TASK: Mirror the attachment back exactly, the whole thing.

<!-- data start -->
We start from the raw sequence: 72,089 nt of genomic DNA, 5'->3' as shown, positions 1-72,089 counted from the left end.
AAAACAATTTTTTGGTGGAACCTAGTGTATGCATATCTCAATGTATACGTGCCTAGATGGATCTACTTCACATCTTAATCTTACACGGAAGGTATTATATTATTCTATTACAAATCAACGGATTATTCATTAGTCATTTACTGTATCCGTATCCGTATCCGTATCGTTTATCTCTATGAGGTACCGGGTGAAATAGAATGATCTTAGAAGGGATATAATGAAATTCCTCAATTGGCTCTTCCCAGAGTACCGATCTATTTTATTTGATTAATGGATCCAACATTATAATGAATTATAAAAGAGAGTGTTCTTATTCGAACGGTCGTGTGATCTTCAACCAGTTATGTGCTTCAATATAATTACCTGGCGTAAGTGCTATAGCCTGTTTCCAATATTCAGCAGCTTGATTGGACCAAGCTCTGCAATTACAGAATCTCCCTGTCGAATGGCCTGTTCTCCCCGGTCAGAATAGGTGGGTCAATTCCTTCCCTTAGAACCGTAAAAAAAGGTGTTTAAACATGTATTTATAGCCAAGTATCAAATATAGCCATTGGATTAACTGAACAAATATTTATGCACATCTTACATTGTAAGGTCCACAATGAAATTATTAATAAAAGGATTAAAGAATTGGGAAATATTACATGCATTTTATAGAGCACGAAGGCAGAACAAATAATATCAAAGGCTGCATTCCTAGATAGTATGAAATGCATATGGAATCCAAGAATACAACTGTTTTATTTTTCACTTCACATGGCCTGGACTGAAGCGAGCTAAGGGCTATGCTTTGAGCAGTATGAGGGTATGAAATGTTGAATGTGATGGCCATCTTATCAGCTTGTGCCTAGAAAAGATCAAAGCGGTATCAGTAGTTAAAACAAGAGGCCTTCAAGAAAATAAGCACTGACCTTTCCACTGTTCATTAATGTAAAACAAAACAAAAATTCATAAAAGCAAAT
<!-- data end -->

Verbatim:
We start from the raw sequence: 72,089 nt of genomic DNA, 5'->3' as shown, positions 1-72,089 counted from the left end.
AAAACAATTTTTTGGTGGAACCTAGTGTATGCATATCTCAATGTATACGTGCCTAGATGGATCTACTTCACATCTTAATCTTACACGGAAGGTATTATATTATTCTATTACAAATCAACGGATTATTCATTAGTCATTTACTGTATCCGTATCCGTATCCGTATCGTTTATCTCTATGAGGTACCGGGTGAAATAGAATGATCTTAGAAGGGATATAATGAAATTCCTCAATTGGCTCTTCCCAGAGTACCGATCTATTTTATTTGATTAATGGATCCAACATTATAATGAATTATAAAAGAGAGTGTTCTTATTCGAACGGTCGTGTGATCTTCAACCAGTTATGTGCTTCAATATAATTACCTGGCGTAAGTGCTATAGCCTGTTTCCAATATTCAGCAGCTTGATTGGACCAAGCTCTGCAATTACAGAATCTCCCTGTCGAATGGCCTGTTCTCCCCGGTCAGAATAGGTGGGTCAATTCCTTCCCTTAGAACCGTAAAAAAAGGTGTTTAAACATGTATTTATAGCCAAGTATCAAATATAGCCATTGGATTAACTGAACAAATATTTATGCACATCTTACATTGTAAGGTCCACAATGAAATTATTAATAAAAGGATTAAAGAATTGGGAAATATTACATGCATTTTATAGAGCACGAAGGCAGAACAAATAATATCAAAGGCTGCATTCCTAGATAGTATGAAATGCATATGGAATCCAAGAATACAACTGTTTTATTTTTCACTTCACATGGCCTGGACTGAAGCGAGCTAAGGGCTATGCTTTGAGCAGTATGAGGGTATGAAATGTTGAATGTGATGGCCATCTTATCAGCTTGTGCCTAGAAAAGATCAAAGCGGTATCAGTAGTTAAAACAAGAGGCCTTCAAGAAAATAAGCACTGACCTTTCCACTGTTCATTAATGTAAAACAAAACAAAAATTCATAAAAGCAAAT